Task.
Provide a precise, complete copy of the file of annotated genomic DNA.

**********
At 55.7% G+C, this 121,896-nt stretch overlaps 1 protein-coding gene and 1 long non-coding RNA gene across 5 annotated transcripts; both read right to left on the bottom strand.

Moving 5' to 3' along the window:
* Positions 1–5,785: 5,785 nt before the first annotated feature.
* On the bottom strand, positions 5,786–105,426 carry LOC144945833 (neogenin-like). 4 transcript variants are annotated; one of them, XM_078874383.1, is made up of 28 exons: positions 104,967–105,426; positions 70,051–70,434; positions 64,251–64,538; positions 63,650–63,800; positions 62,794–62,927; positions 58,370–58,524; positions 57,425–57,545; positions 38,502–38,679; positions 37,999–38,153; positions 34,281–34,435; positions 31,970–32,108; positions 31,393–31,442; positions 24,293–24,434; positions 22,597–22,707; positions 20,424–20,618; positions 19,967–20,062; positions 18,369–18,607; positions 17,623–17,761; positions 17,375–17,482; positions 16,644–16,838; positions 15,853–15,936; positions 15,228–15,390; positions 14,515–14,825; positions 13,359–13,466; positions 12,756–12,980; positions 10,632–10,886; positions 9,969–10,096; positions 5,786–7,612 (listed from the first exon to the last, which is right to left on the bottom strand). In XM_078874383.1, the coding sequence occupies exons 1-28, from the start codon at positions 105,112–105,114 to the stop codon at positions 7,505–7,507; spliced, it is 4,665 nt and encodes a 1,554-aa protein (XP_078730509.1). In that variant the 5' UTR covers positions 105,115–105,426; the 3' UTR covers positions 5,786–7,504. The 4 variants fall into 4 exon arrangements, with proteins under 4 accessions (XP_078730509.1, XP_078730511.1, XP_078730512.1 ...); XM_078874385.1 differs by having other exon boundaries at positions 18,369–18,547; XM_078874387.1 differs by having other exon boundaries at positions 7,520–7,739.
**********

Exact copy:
At 55.7% G+C, this 121,896-nt stretch overlaps 1 protein-coding gene and 1 long non-coding RNA gene across 5 annotated transcripts; both read right to left on the bottom strand.

Moving 5' to 3' along the window:
* Positions 1–5,785: 5,785 nt before the first annotated feature.
* On the bottom strand, positions 5,786–105,426 carry LOC144945833 (neogenin-like). 4 transcript variants are annotated; one of them, XM_078874383.1, is made up of 28 exons: positions 104,967–105,426; positions 70,051–70,434; positions 64,251–64,538; positions 63,650–63,800; positions 62,794–62,927; positions 58,370–58,524; positions 57,425–57,545; positions 38,502–38,679; positions 37,999–38,153; positions 34,281–34,435; positions 31,970–32,108; positions 31,393–31,442; positions 24,293–24,434; positions 22,597–22,707; positions 20,424–20,618; positions 19,967–20,062; positions 18,369–18,607; positions 17,623–17,761; positions 17,375–17,482; positions 16,644–16,838; positions 15,853–15,936; positions 15,228–15,390; positions 14,515–14,825; positions 13,359–13,466; positions 12,756–12,980; positions 10,632–10,886; positions 9,969–10,096; positions 5,786–7,612 (listed from the first exon to the last, which is right to left on the bottom strand). In XM_078874383.1, the coding sequence occupies exons 1-28, from the start codon at positions 105,112–105,114 to the stop codon at positions 7,505–7,507; spliced, it is 4,665 nt and encodes a 1,554-aa protein (XP_078730509.1). In that variant the 5' UTR covers positions 105,115–105,426; the 3' UTR covers positions 5,786–7,504. The 4 variants fall into 4 exon arrangements, with proteins under 4 accessions (XP_078730509.1, XP_078730511.1, XP_078730512.1 ...); XM_078874385.1 differs by having other exon boundaries at positions 18,369–18,547; XM_078874387.1 differs by having other exon boundaries at positions 7,520–7,739.